Speaker: John Beshears is an Assistant Professor of Business Administration at Harvard University. More »
Abstract: We study heterogeneity in responsiveness to choice architecture, focusing on the propensity of low-income versus high-income employees to opt out of the default contribution rate in 401(k) retirement savings plans. We develop a statistical model to distinguish between two underlying sources of heterogeneity: low-income employees may be more likely to remain at the default because (i) it is similar to the target contribution rates that they would have selected for themselves anyway or (ii) they are simply slower to opt out of the default, controlling for the target contribution rates that they would select upon opting out. Applying the model to compare below-median-income and above-median-income employees at ten large companies, we estimate that the second source of heterogeneity accounts for two-thirds of the 10 percentage point difference in the probability of remaining at the default after two years of tenure, conditional on having a non-default target contribution rate. We also study two firms that changed the default, and we find that low-income employees are more likely to respond to the change in the default by switching their target contribution rates to correspond with the new default.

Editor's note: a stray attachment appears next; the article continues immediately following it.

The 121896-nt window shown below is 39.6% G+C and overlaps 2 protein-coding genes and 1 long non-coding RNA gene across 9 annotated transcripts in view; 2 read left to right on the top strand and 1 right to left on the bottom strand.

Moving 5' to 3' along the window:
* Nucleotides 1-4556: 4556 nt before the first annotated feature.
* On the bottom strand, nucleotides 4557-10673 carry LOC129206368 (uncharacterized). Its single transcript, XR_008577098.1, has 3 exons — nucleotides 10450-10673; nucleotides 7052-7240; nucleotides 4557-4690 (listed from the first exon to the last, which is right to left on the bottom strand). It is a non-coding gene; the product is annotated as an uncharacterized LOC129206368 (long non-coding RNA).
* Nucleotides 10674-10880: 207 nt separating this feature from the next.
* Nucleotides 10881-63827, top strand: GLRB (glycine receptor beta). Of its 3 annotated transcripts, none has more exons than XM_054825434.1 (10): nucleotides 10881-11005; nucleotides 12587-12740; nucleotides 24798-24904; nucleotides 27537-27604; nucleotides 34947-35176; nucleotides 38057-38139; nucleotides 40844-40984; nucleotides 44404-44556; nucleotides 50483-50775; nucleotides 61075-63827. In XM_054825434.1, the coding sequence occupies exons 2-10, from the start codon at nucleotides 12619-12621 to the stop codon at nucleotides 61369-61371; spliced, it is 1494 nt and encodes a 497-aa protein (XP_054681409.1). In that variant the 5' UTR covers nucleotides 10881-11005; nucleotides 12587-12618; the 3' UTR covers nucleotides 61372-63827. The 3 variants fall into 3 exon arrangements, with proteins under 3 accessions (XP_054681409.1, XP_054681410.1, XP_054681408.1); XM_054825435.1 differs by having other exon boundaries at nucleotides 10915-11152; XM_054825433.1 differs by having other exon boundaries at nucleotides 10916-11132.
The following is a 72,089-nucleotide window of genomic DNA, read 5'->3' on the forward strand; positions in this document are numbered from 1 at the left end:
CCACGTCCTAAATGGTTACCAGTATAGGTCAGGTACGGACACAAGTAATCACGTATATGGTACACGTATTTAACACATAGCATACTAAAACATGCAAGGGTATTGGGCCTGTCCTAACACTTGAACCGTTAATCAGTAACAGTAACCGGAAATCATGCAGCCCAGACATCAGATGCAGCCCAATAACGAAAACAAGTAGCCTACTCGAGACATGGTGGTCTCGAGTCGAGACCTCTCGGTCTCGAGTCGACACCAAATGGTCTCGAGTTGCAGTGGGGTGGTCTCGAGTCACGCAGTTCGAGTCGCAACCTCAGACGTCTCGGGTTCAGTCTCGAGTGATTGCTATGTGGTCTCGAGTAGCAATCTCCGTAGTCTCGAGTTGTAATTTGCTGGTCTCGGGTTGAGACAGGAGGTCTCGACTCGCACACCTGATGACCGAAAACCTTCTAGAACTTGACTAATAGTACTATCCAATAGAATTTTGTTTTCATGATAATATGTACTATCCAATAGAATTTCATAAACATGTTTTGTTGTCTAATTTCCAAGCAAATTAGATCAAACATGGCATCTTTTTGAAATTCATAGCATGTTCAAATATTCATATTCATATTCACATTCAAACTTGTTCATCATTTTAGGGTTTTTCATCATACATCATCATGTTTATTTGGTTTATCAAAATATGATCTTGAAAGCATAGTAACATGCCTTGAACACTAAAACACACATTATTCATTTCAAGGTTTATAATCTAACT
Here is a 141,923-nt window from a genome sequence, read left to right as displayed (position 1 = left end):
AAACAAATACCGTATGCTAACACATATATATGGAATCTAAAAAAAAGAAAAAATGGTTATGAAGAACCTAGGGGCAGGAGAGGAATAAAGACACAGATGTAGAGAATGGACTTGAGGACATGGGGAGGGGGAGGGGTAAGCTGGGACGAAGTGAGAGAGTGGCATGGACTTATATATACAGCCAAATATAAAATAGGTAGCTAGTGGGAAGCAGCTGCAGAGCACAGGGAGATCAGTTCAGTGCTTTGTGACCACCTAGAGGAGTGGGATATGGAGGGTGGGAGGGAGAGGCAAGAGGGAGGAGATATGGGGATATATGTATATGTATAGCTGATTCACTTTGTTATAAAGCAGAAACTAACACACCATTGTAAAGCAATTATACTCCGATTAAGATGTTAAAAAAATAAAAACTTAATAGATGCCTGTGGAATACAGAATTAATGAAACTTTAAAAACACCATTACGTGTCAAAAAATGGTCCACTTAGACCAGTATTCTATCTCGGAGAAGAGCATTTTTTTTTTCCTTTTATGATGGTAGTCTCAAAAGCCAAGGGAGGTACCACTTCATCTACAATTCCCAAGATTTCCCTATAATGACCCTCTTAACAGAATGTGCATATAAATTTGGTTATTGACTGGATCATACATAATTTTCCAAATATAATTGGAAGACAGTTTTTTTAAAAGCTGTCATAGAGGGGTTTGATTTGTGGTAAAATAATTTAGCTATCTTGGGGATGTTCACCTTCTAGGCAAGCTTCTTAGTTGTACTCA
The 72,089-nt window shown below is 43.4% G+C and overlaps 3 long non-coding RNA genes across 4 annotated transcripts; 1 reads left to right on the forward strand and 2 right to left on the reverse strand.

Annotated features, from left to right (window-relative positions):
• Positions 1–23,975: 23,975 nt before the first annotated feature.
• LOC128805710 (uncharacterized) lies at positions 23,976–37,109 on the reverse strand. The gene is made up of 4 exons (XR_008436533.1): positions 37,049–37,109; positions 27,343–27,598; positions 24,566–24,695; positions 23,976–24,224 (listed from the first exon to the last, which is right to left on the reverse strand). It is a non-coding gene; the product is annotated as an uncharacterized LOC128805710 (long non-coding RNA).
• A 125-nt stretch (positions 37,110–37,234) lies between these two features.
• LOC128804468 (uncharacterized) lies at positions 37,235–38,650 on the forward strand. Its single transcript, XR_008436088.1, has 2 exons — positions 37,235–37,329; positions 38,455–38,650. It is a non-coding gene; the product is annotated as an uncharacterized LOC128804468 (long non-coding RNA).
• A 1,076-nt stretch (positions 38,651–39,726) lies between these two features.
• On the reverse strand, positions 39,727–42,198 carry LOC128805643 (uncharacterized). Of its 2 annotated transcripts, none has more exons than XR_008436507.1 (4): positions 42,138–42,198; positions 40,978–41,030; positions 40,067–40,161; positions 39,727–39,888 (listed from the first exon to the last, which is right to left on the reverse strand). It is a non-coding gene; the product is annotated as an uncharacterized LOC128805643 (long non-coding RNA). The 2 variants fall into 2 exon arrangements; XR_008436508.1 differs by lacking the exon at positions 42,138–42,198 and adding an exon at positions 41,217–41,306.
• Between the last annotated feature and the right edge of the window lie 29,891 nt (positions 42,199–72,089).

Last Updated: May 16, 2016